Politics & Policy

Saleh Accepts GCC Deal; Protesters Skeptical

Via the New York Times

Yemen’s embattled president, Ali Abdullah Saleh, said Saturday that he accepted a proposal by Arab mediators that would shift power to his deputy 30 days from the signing of a formal agreement and grant him and his family, who occupy key positions in Yemen’s security apparatus, immunity from prosecution.

 

Mr. Saleh is a wily political survivor, and it was unclear whether his offer to step down was a real attempt to calm the political turmoil and growing demonstrations that have rocked his country for months or a way to shift blame for a stalemate to the opposition. His offer follows days of unrelenting pressure to step aside from Saudi Arabia and other neighboring states fearful of more instability in the region.

The president’s announcement set off a flurry of political maneuvering and meetings, but by the end of the night, it was far from clear that it would end the deadlock and ease him from power after 32 years of autocratic rule.

The agreement would require the opposition to halt the street protests and to take part in a coalition with Mr. Saleh’s ruling party. The opposition’s leader, Yassin Saeed Noman, said his coalition accepted the agreement in principle, but rejected those conditions, preferring to allow Mr. Saleh’s party to govern until he resigns and then join a power-sharing government. Mr. Noman also said the opposition lacked the power to force protesters from the streets.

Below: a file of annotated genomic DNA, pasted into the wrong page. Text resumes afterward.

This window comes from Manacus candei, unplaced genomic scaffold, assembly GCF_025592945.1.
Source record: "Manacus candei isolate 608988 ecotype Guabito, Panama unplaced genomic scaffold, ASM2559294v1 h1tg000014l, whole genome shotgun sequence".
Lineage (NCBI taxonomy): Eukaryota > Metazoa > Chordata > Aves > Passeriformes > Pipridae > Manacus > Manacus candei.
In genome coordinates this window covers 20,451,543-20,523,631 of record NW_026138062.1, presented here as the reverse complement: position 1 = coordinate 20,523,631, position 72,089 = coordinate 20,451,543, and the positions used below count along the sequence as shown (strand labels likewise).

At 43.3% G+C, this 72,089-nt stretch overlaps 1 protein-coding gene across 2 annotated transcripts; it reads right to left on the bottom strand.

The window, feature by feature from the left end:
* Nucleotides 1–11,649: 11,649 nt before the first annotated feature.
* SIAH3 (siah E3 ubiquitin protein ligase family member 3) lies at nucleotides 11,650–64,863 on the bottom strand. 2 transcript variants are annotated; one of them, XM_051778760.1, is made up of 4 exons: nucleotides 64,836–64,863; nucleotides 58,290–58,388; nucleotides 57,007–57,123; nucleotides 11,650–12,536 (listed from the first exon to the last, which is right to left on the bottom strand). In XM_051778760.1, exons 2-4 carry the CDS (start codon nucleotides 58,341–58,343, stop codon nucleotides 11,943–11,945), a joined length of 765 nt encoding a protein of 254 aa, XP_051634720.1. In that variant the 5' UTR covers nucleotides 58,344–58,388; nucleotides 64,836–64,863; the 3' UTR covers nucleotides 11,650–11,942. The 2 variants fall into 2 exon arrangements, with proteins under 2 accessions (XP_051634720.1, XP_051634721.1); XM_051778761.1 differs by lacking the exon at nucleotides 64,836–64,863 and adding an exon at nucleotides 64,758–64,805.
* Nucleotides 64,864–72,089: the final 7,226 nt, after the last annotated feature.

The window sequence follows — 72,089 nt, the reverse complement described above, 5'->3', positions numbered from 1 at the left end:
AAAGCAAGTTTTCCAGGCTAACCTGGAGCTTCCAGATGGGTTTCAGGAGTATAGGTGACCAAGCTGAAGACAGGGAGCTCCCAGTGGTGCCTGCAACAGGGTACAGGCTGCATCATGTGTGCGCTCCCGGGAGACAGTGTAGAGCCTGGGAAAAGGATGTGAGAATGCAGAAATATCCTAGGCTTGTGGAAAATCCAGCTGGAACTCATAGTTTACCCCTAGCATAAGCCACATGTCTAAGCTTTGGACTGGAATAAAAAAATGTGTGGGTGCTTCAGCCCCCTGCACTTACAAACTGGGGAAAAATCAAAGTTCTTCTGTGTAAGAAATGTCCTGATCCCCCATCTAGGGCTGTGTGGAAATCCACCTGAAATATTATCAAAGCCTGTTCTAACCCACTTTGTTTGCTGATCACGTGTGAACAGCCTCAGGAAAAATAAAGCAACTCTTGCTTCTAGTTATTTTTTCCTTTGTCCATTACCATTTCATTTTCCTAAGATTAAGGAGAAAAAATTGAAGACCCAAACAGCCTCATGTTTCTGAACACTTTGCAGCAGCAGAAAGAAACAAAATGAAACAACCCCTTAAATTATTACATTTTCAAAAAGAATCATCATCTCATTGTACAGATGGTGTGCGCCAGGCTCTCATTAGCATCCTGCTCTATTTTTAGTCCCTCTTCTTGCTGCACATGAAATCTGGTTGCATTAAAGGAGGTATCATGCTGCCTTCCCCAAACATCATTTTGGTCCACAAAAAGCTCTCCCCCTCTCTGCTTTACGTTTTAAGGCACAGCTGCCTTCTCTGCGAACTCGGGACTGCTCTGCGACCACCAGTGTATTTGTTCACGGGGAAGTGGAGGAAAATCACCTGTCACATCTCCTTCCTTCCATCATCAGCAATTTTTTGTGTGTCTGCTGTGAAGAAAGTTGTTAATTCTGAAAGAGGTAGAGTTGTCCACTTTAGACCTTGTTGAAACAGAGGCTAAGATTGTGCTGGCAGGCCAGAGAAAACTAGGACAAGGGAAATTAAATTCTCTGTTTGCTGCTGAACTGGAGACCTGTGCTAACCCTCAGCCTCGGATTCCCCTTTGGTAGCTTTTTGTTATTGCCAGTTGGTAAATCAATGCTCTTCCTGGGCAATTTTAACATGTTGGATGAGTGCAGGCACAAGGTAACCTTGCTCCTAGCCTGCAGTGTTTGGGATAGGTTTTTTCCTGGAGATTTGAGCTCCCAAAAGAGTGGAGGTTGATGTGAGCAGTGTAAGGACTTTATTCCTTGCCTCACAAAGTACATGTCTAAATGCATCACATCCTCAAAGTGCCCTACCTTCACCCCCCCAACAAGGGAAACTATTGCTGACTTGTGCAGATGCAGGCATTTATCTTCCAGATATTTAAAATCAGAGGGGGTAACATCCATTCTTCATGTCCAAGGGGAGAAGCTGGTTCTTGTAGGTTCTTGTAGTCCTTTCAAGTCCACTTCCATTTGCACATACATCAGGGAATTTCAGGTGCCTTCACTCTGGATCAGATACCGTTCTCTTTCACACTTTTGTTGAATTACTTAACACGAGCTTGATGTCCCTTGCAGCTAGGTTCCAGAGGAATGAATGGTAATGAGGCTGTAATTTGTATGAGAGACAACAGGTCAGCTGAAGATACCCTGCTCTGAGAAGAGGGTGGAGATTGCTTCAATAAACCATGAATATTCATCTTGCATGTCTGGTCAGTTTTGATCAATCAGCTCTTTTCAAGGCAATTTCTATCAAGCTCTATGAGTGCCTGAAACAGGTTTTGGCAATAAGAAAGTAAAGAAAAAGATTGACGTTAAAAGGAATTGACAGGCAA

Most Popular

White House

The Problem Isn’t Just the GOP, Mr. Comey

During a CNN town hall on Wednesday night, James Comey alleged that the Republican party allows President Trump to get away with making inappropriate statements without holding him accountable. “If the Republicans, if they just close their eyes and imagine Barack Obama waking up in the morning saying someone ... Read More
Law & the Courts

‘Judges for the #Resistance’

At Politico, I wrote today about the judiciary’s activism against Trump on immigration: There is a lawlessness rampant in the land, but it isn’t emanating from the Trump administration. The source is the federal judges who are making a mockery of their profession by twisting the law to block the Trump ... Read More
White House

Trump’s Friendships Are America’s Asset

The stale, clichéd conceptions of Donald Trump held by both Left and Right — a man either utterly useless or only rigidly, transactionally tolerable — conceal the fact that the president does possess redeeming talents that are uniquely his, and deserve praise on their own merit. One is personal friendliness ... Read More
U.S.

Columbia 1968: Another Untold Story

Fifty years ago this week, Columbia students riding the combined wave of the civil-rights and anti-war movements went on strike, occupied buildings across campus, and shut the university down. As you revisit that episode of the larger drama that was the annus horribilis 1968, bear in mind that the past isn’t ... Read More
Culture

Only the Strident Survive

‘I am not prone to anxiety,” historian Niall Ferguson wrote in the Times of London on April 22. “Last week, however, for the first time since I went through the emotional trauma of divorce, I experienced an uncontrollable panic attack.” The cause? “A few intemperate emails, inadvertently forwarded ... Read More